FUNA Lunch Talk:

John ZuHone

NASA Goddard Space Flight Center

Simulating Radio Minihalos in the Sloshing Cool Cores of Galaxy Clusters

April 11

12:10PM, Room 230, NRAO, Edgemont Road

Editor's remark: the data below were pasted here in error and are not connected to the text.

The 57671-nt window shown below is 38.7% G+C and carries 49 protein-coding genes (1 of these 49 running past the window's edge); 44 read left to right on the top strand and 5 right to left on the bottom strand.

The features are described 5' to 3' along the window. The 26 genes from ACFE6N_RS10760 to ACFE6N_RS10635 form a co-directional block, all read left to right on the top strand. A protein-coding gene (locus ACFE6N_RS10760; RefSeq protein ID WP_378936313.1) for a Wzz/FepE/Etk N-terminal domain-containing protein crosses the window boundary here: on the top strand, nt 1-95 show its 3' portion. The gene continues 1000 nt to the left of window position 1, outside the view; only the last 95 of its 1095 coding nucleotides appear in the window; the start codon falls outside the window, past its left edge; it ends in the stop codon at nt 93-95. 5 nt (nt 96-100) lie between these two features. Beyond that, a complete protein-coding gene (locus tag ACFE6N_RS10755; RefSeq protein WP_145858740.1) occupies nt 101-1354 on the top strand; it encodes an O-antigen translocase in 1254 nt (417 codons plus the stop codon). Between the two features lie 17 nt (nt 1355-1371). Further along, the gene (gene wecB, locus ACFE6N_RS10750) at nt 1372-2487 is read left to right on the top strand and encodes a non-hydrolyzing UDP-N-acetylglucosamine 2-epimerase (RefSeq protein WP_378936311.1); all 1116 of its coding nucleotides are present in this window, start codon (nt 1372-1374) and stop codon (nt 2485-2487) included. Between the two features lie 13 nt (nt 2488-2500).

A number of relaxed, cool-core galaxy clusters exhibit diffuse, steep-spectrum radio sources in their central regions, known as radio minihalos. It has been proposed that the relativistic electrons responsible for the emission are either lower-energy electrons that have been reaccelerated by turbulence, or secondary particles generated by hadronic interactions between cosmic ray protons and the thermal proton population. In either case, core gas sloshing is thought to play an important role, since a number of observations indicate that the minihalo emission is coincident with the volume enveloped by sloshing cold fronts, and because sloshing motions generate turbulence and amplify the magnetic field in the core region. I will present high-resolution MHD simulations of gas sloshing in a galaxy cluster coupled with subgrid simulations of relativistic electrons to test both the reacceleration and hadronic models for radio minihalos, highlighting the different predictions of the two models for the spatial extent of the minihalo as well as its spectrum.